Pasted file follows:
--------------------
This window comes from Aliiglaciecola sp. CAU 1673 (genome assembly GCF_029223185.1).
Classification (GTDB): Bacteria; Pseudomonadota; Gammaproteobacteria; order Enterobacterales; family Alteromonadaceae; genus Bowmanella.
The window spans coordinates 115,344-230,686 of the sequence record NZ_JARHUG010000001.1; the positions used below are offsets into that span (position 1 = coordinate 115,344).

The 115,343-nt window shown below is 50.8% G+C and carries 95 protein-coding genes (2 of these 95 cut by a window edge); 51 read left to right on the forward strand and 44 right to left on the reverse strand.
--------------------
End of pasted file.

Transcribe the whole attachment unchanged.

This window comes from Aliiglaciecola sp. CAU 1673 (genome assembly GCF_029223185.1).
Classification (GTDB): Bacteria; Pseudomonadota; Gammaproteobacteria; order Enterobacterales; family Alteromonadaceae; genus Bowmanella.
The window spans coordinates 115,344-230,686 of the sequence record NZ_JARHUG010000001.1; the positions used below are offsets into that span (position 1 = coordinate 115,344).

The 115,343-nt window shown below is 50.8% G+C and carries 95 protein-coding genes (2 of these 95 cut by a window edge); 51 read left to right on the forward strand and 44 right to left on the reverse strand.